On our most recent visit, having failed to get in dressed as a cleaner, and finding the fence inpenetrable, with all entrances covered by Carbinieri style security guards, I reluctantly waited by the main gates with a gang of Irish, half the decorative trade from London and sundry Parisiennes and Belgians.
One of the upsides of having impaired vision is that I cannot see the whites of peoples eyes or the size of security guards. The barrier lifted to allow an exhibitors truck through and the London and Irish crews dived for the far side of the truck, unsuccessfully attempting to foil the guards. Sensing the surge forward, and feeling no fear as I can`t see much to either side of me, I strode purposefully through the centre of the gate. I was in!
At which point, the Irish, Belgians and London mob were rugby tackled by security and brutally shoved backwards behind the gates. Unfortunately in the chaos, Alan, my eyes and ears, was left behind the now closed barrier. Alan phoned me "typical" he said,"you`re the only buyer in again, and the only one of us who can`t see a bloody thing!"
The first time they ever held the fair at Vincennes on the outskirts of Paris it actually took place in various clearings in woodland in Bois de Vincennes. What the organisers failed to realise was that these clearings were also the work place of half the prostitutes in that quarter.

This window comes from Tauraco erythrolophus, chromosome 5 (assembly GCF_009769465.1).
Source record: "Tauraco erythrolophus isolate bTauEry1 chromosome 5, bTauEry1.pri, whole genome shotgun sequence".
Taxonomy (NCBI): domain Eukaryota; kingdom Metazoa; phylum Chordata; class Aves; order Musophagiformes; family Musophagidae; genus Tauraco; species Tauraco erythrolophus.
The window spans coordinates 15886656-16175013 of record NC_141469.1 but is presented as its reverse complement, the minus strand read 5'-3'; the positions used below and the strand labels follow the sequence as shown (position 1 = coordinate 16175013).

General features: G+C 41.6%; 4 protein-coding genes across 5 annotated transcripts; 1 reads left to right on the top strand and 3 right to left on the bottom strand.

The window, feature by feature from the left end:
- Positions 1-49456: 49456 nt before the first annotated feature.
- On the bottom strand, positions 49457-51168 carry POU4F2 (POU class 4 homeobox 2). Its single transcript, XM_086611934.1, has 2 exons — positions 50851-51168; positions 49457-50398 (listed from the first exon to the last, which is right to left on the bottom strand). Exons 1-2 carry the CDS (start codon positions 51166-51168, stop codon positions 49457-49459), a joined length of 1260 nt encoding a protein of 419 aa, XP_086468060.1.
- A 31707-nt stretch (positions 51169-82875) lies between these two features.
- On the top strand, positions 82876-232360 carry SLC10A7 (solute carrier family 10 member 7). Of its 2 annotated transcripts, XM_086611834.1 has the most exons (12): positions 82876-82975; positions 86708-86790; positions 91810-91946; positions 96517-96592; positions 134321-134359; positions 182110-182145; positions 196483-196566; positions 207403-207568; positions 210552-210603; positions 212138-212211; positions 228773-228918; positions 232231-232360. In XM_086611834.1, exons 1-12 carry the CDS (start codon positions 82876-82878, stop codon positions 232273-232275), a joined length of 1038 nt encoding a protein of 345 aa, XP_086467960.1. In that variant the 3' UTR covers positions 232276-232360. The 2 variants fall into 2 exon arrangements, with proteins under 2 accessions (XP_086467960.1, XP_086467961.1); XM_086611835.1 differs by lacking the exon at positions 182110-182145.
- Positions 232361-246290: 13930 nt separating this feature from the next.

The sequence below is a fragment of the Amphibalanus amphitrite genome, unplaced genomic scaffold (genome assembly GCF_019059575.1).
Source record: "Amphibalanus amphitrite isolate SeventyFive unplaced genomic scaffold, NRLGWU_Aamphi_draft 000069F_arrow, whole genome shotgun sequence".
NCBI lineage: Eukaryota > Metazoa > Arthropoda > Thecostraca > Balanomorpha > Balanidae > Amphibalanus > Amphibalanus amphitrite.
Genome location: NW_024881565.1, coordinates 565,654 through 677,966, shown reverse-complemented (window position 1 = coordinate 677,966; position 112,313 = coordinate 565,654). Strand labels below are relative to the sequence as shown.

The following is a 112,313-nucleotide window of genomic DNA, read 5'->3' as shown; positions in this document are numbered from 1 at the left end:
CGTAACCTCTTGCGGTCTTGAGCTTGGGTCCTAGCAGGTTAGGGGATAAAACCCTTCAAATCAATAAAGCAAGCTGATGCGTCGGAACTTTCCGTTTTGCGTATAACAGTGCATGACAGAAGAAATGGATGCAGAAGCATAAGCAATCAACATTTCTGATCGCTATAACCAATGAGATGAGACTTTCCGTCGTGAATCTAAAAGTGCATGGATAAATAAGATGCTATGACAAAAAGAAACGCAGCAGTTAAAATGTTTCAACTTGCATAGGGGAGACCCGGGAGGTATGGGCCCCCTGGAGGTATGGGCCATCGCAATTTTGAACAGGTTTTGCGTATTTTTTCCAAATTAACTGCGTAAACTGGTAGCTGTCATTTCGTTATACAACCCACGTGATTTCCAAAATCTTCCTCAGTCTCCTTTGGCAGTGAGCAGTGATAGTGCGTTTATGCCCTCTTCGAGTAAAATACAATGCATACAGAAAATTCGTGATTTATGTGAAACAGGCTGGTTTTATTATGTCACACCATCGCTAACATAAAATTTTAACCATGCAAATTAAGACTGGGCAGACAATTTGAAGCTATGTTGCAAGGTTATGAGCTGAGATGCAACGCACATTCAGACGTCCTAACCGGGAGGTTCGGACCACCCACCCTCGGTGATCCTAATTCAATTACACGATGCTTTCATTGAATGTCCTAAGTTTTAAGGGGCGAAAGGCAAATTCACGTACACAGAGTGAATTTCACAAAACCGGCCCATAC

It began as most fairs did in those days, at midnight. The ladies of the night had never seen so much torchlight activity. But instead of it being aimed at their fishnet stockinged legs, it was directed at the legs of tables and chairs.
I only ever went to the Brimfield Fair in Massachusetts once in 1990. Sterling was at $2 to the £1 and the timing seemed right. I found myself shut out of the action by still more chain link fencing. All the fields seemed to be run by very scary women with terrifying names. But I soon found they were happy to sell me a pitch for $50 and through the fence I went.
By the friday morning there was only one field left to open: sweetly called the Girls` Field. It was surrounded on all sides by a wide stream, and a thicket of poison ivy.
Yes you`ve guessed it .....and I can`t swim.
In the last ten years English antiques fair organisers have become obsessed with everyone having a namby-pamby level playing field and stringent attempts are made to keep us out.
(What a silly concept- an antiques fair where people try to get in-to buy!)
Near us in Sussex is the Ardingly Fair. Organisers now employ an army of security guards along the fences. The coralled stallholders` vans closely resemble the police tactics of "kettling" demonstrators during anarchist protests in the City of London.
Bewildered customers often ask me why everything in the antiques trade starts in the middle of the night. It`s simply because we all like to get ahead of everyone else. Thus things start earlier and earlier.
But I can tell you that 50 yards to the left of the main entrance to a west country show ground, just there behind the burger van in the lay by, there`s a gap in the fence, on antiques fair days it`s the only place to not be seen.